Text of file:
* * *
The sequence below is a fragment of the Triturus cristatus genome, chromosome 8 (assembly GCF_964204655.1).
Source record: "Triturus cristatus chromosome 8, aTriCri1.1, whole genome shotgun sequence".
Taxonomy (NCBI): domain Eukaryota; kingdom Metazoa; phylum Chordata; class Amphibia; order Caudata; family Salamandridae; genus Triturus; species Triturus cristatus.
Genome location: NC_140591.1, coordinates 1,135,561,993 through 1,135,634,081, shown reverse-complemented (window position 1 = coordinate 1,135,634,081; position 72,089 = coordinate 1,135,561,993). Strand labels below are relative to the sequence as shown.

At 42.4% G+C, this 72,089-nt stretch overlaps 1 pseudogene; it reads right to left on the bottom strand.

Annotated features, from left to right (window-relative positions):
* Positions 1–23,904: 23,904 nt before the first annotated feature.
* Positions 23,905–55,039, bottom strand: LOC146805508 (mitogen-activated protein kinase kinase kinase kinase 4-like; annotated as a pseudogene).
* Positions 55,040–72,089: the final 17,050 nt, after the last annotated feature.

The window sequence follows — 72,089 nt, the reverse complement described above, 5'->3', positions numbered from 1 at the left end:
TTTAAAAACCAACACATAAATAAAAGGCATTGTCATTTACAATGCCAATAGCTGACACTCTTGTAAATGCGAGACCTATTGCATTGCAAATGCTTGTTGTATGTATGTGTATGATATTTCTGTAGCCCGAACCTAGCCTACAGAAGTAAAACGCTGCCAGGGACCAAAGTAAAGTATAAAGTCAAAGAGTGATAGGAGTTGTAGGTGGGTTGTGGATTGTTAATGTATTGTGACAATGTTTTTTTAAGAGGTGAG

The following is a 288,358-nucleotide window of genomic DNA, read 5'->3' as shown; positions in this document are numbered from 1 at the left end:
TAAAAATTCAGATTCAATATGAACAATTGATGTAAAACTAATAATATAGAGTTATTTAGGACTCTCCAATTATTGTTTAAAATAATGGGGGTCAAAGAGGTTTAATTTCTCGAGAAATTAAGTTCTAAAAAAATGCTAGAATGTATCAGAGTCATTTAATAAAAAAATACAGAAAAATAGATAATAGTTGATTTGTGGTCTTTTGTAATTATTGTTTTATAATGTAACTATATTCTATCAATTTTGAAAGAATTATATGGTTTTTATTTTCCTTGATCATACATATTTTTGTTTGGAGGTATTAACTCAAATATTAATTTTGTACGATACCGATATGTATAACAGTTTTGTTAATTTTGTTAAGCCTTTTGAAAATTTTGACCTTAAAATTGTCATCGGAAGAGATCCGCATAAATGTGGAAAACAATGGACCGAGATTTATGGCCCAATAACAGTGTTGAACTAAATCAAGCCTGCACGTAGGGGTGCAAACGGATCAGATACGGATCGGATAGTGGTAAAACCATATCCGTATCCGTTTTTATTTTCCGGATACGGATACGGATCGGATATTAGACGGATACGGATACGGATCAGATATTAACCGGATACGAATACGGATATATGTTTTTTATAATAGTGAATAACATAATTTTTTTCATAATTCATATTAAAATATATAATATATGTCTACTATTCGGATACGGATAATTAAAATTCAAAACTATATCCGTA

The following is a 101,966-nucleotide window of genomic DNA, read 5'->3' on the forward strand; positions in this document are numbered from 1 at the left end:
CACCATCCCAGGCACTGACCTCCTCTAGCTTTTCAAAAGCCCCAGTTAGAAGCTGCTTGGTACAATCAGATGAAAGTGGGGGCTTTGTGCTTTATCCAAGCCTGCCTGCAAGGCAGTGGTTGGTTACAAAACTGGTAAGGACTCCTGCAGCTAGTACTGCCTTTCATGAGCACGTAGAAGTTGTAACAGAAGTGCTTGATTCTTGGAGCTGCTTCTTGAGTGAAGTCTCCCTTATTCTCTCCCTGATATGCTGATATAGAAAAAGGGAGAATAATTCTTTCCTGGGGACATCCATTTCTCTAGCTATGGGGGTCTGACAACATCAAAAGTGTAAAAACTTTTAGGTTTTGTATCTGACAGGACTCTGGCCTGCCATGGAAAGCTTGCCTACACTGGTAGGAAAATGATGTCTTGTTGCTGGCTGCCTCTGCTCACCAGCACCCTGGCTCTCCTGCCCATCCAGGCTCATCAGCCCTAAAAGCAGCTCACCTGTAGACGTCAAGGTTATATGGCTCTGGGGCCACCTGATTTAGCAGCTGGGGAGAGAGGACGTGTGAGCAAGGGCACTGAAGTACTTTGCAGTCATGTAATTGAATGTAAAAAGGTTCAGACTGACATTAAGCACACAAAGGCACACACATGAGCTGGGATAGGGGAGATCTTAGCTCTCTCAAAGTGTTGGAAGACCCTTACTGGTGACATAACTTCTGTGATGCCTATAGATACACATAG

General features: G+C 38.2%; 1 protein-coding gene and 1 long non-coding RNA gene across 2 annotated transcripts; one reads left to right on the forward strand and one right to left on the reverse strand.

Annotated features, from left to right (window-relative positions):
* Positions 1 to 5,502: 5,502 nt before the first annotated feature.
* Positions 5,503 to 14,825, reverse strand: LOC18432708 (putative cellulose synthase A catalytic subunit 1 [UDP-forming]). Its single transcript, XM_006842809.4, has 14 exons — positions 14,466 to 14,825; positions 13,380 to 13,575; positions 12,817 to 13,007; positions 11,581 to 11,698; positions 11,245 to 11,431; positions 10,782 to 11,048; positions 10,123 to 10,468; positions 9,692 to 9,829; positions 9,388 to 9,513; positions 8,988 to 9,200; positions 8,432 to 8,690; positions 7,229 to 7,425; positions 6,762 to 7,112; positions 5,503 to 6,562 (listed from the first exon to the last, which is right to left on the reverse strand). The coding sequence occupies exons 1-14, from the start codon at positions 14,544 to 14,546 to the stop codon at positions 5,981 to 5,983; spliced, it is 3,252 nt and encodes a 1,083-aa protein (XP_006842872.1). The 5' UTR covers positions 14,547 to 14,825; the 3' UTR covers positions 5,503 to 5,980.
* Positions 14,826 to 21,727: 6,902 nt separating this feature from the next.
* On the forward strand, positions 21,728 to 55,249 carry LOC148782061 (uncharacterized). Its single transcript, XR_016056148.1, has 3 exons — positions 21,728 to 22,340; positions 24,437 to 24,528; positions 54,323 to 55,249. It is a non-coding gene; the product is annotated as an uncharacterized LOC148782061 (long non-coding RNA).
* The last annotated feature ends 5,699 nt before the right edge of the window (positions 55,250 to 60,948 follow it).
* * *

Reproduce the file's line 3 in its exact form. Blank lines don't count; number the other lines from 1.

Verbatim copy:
Taxonomy (NCBI): domain Eukaryota; kingdom Metazoa; phylum Chordata; class Amphibia; order Caudata; family Salamandridae; genus Triturus; species Triturus cristatus.